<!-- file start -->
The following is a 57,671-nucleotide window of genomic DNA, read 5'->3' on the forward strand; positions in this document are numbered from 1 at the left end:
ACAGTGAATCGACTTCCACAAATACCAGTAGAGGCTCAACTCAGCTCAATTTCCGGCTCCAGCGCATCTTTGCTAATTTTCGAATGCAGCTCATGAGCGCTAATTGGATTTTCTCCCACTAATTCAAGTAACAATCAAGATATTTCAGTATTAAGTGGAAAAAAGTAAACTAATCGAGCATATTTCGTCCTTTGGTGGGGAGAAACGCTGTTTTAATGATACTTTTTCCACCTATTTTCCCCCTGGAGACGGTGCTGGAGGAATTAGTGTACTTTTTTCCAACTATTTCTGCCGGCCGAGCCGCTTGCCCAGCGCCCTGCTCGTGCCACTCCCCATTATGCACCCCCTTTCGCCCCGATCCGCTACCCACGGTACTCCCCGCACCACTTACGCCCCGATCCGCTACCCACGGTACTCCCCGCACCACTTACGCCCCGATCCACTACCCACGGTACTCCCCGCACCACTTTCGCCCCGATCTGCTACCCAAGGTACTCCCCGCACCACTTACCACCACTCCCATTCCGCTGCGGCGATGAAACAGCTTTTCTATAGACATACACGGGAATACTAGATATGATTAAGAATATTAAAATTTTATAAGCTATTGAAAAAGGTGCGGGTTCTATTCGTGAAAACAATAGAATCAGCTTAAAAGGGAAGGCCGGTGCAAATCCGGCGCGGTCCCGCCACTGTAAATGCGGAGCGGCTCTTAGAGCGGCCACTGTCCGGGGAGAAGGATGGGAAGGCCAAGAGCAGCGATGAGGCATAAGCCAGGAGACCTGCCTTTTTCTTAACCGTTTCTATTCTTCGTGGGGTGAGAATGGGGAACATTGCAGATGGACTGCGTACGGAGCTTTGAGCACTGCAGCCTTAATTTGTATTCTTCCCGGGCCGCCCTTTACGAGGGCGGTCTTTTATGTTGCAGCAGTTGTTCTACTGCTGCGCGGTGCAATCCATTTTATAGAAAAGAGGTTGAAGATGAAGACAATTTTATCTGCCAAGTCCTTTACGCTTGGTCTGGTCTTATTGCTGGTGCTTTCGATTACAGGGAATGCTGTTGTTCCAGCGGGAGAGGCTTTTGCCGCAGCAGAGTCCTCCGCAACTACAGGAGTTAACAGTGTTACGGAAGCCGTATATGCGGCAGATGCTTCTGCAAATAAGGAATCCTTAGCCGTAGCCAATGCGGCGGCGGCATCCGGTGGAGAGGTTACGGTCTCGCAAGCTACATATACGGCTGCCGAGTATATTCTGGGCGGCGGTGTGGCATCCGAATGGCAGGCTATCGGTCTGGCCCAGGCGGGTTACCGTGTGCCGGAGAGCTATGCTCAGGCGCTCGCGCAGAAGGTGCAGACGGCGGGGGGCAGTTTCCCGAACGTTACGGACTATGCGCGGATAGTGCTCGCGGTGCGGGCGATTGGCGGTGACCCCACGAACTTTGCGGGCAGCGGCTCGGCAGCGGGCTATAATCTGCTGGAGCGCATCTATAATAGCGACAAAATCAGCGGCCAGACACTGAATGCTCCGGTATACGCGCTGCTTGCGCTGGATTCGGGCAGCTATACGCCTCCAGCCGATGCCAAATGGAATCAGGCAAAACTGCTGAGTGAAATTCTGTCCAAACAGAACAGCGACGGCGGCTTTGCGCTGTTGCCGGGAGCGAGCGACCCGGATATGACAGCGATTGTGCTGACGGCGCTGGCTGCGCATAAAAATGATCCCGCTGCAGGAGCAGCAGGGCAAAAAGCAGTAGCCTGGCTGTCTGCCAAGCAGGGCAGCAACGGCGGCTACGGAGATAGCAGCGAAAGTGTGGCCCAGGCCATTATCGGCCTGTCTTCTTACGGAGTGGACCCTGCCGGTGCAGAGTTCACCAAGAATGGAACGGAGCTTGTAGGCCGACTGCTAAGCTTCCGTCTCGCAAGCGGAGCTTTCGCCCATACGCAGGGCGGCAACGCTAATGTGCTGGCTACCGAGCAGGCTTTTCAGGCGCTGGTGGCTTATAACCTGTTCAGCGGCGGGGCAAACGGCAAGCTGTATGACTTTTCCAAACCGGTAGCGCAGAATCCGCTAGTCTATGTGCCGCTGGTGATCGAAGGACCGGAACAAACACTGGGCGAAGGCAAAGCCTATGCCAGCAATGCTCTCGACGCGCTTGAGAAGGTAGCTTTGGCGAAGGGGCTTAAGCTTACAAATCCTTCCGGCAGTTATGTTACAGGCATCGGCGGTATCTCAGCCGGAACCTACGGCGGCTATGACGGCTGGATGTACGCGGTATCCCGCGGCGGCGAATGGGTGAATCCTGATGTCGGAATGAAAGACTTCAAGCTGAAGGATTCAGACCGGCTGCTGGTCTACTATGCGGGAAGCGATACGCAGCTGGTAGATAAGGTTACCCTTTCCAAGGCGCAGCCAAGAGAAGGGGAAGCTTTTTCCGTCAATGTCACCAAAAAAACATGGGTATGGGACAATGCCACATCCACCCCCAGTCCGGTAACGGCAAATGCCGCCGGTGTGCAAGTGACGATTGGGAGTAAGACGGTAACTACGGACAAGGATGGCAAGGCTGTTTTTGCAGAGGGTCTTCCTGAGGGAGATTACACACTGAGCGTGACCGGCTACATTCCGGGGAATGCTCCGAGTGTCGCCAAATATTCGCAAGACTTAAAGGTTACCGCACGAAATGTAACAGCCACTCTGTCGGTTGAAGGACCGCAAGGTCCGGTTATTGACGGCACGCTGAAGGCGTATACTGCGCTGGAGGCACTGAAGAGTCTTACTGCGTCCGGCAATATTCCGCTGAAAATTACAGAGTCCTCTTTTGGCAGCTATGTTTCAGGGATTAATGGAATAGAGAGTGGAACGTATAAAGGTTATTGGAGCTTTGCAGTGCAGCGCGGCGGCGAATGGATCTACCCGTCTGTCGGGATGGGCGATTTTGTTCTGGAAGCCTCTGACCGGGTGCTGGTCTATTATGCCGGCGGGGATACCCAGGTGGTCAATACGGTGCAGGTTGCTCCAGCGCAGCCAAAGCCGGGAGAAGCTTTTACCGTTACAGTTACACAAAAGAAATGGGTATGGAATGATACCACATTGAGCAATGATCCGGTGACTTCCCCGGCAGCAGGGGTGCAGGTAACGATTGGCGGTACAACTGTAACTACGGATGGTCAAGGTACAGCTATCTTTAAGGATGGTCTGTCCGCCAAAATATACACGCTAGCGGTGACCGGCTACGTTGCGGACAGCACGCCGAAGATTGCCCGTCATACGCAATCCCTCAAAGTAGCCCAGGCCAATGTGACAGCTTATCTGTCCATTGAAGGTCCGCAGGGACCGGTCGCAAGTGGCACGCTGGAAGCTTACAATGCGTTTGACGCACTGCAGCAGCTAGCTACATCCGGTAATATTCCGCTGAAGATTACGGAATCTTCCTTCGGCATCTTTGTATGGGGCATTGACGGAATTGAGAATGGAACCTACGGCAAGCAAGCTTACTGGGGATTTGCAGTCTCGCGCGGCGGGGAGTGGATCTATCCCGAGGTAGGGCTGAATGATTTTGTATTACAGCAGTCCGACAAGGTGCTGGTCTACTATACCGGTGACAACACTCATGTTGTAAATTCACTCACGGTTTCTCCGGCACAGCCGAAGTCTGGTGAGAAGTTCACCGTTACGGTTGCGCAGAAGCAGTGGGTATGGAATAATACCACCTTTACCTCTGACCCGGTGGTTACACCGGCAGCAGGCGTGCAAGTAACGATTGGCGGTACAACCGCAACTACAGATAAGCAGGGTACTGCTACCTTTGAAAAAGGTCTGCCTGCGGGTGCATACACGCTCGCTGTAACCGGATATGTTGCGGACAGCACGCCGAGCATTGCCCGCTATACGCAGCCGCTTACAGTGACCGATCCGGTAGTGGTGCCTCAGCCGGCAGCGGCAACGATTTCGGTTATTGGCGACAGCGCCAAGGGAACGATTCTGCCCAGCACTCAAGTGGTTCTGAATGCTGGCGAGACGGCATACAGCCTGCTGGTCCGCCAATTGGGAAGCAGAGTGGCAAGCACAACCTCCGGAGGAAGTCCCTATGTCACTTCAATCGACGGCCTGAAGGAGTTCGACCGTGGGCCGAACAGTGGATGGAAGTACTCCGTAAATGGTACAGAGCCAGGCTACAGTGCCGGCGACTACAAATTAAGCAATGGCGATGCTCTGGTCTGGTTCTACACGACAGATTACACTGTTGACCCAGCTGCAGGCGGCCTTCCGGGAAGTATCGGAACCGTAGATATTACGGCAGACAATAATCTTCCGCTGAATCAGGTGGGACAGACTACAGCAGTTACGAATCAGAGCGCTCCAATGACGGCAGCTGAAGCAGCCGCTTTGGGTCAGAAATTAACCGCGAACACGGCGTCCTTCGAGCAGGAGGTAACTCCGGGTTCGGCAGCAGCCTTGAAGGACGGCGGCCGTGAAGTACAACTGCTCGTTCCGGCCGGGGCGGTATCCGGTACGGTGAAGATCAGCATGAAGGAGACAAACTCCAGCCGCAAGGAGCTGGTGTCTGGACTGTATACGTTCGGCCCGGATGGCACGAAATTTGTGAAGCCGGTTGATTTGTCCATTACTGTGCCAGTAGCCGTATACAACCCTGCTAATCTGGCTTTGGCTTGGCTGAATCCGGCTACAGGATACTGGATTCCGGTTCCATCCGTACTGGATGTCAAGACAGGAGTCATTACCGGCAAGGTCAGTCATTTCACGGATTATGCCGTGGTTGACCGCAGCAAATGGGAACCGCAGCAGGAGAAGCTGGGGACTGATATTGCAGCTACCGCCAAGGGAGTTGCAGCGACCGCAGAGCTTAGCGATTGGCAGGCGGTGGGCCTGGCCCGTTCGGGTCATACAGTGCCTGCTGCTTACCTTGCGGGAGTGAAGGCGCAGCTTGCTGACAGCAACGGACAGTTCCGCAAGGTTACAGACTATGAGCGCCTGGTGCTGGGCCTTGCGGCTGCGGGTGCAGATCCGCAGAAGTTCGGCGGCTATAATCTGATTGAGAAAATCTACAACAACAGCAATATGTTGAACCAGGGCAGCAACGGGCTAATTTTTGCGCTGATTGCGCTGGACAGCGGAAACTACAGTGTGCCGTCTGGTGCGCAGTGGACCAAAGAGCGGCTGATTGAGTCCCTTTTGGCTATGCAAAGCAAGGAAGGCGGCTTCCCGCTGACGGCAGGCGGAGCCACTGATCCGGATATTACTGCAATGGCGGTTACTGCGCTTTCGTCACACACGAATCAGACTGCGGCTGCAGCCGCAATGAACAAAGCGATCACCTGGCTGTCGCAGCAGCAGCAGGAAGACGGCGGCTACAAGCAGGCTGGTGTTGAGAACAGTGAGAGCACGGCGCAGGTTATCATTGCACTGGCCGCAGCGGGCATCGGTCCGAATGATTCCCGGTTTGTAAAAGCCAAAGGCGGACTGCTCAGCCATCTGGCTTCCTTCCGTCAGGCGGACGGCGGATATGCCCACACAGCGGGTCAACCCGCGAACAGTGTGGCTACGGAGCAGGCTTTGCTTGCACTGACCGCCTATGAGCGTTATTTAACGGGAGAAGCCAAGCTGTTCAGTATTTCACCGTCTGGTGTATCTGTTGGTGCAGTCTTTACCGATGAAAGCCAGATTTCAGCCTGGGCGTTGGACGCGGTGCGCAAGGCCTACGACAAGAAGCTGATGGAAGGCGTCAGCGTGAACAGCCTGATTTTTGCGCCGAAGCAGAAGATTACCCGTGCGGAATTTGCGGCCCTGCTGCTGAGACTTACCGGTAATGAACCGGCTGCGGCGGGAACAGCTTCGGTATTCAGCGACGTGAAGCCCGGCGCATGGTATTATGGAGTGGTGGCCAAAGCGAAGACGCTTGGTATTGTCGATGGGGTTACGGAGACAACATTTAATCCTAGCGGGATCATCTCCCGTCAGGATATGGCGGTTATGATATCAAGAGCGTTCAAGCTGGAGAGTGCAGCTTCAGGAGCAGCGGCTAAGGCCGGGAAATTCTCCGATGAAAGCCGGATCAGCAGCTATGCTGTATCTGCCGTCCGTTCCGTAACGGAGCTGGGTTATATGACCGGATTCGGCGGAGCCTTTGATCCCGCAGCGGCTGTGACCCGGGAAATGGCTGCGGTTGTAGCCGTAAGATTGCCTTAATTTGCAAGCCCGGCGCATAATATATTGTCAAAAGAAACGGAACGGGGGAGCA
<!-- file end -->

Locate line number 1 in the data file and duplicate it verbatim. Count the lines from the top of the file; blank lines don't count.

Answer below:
The following is a 57,671-nucleotide window of genomic DNA, read 5'->3' on the forward strand; positions in this document are numbered from 1 at the left end: